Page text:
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Picturing the Past 48: Wolf Meadows

Posted Tuesday, February 16, 2010, at 10:17 AM

(Photo)
The large home once located at Wolf Meadows, off Warners Bridge Road. (Photo submitted by Monte Arnold)
Quite a few comments have been left over the past months about Wolf Meadows, the old mansion off Warners Bridge Road which, in its later years, housed mentally handicapped youths before today's government services were available.

Jimmy Clark says he and his father knew Grayson Stewart, who owned the "big house," and visited the residence in his younger years.

"I had once asked my father why they called it Wolf Meadows," Jimmy writes. "He told me that most people didn't really know the entire story. He told me that it is NOT the house that was originally called Wolf Meadows, but the fields (meadows) at the bottom of the bluff where the house was located that had that name. I can only assume that at some time there were wolves (more likely stray dogs that were mistaken as wolves) that roamed that area at night. Hence the name. Over time people just began to call the entire area, and especially the old house, Wolf Meadows.

"I visited there many times growing up. There was a long narrow road that went from Fishing Ford Pike (the road now known as Warners Bridge Road) to the house. And when you finally made that last left turn you could see that wonderful old house sitting at the end of the drive.

"There were many stories about the old place over the years, a couple true, but most are just stories."

By my high school years in the 1970s the "mystery" of Wolf Meadows included stories about mentally handicapped people being chained to trees and howling at the moon. I suspect those weren't true; in later years I heard the man who sheltered the residents was kind to them and, one night, loaded them up and moved to Florida to escape the occasional nighttime traffic and harassment.

Photobucket

Samuel T. Tillman (above) grew up in the house during the Civil War years, according to Monte Arnold, who provided both this week's photos.

Wolf Meadows burned in, I think, the late 1980s. I was there that night and wish I could remember the exact year. I'm planning to order a device which will print 35mm negatives (all we can print now are older large-format negatives) and then you'll start seeing some Picturing the Pasts from the late 1960s to recent years, hopefully (but the older stuff will keep coming as well). Then I'll track down the Wolf Meadows fire negatives.

I remember Warners Bridge Road as Fishingford Pike for many years; the name gradually changed during the 1980s.

More on the Hotel Dixie: I also received some good material on the Hotel Dixie last week. You'll see it here in the next week or two, along with another interesting location in Shelbyville that's been mentioned by readers but not previously pictured.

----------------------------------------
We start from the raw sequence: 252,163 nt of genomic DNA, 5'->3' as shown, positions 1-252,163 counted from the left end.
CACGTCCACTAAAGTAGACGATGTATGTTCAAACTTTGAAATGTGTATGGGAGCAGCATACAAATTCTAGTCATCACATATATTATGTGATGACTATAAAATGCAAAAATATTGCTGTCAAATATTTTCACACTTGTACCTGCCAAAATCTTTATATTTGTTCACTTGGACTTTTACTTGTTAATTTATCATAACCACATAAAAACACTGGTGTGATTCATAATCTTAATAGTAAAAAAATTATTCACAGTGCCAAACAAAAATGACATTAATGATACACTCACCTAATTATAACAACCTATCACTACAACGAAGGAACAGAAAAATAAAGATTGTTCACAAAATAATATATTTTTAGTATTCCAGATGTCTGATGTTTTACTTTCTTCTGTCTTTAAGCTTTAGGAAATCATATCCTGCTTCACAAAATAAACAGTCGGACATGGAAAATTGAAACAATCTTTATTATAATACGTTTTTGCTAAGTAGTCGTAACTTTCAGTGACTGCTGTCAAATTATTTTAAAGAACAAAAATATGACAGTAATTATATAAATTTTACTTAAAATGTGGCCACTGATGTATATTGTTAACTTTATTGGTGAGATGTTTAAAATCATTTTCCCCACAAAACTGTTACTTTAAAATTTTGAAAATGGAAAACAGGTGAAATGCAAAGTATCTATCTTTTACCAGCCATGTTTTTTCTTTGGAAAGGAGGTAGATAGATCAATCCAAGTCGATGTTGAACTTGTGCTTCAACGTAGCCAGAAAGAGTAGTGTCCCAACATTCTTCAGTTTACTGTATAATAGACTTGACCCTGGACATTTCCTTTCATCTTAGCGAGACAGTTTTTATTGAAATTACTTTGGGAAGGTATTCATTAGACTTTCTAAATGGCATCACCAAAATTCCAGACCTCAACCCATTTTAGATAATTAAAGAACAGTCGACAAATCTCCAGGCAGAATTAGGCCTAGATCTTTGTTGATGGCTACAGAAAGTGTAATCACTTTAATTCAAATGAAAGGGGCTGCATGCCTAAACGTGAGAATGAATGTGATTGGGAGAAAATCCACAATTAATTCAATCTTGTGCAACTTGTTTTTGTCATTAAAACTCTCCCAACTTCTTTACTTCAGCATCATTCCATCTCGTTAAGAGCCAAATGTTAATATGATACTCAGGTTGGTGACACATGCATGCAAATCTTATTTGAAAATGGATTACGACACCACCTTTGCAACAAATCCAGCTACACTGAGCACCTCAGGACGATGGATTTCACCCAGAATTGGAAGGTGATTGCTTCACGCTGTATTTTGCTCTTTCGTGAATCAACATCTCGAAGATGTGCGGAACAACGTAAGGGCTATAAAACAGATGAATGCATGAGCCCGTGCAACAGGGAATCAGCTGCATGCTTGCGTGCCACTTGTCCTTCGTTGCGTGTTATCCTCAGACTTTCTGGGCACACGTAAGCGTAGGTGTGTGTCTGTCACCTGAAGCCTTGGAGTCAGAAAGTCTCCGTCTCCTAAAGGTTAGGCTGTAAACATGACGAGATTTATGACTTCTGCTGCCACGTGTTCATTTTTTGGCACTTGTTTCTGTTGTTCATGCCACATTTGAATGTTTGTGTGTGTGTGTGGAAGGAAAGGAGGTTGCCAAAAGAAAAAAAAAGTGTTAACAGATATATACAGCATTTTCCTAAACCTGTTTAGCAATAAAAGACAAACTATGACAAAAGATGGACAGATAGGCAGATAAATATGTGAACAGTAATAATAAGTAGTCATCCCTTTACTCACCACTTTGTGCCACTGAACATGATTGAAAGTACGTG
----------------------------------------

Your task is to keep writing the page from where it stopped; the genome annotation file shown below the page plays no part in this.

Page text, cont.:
Knack singer dies: It doesn't seem like 30 years ago -- yet in a way it does -- that "My Sharona" by The Knack was all over the radio.

Lead singer Doug Fieger died of brain cancer Sunday. For a brief time in 1979 some people were referring to The Knack as "the next Beatles." I didn't see that at the time. They were good, but not Beatles-level.

Picturing the Past is featured each Tuesday in this blog. Reader contributions are welcome.


Comments
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David, thanks for the info on Wolf Meadows. I believe the reference to "being chained to trees" came from (what I suppose is fact) that because of the house's proximity to the river, when the patients were allowed outside, they had to be tethered in some way for their own safety. It may be legend--or fact--but I've heard that there was a drowning or two connected to Wolf Meadows.

-- Posted by marnold1118 on Tue, Feb 16, 2010, at 10:55 AM

Another good one David. Thanks, and thanks to both you and ilikeoldsongs for helping me to locate it through Bing. I have had fun with this one as I always do with all of the Picturing the Past pictures and articles.

-- Posted by leeiii on Tue, Feb 16, 2010, at 11:32 AM

For anyone wanting more information on the history of Wolf Meadows and/or the Tillman family, here are several sources:

--In the Bedford County Historical Society's quarterly publication: Vol. III, No. 3--photo on front cover and some information on page 72; Vol. IX, No. 1-Pg. 6; No. 2-Pg. 43; and No. 3-Pg. 66--these are 3 parts of the same story.

--Dwight L. Smith wrote a series of six in-depth articles published in the "Tennessee Historical Quarterly". They may be found in the Fall-1987, pg. 148; Spring-1988, pg. 3; Fall-1988, pg. 142; Summer-1990, pg. 103; Fall-1990, pg. 177 and Winter-1992, pg. 213. These are lengthy accounts of the life of Samuel L. Tillman. Be sure and read the extensive footnotes accompanying this series.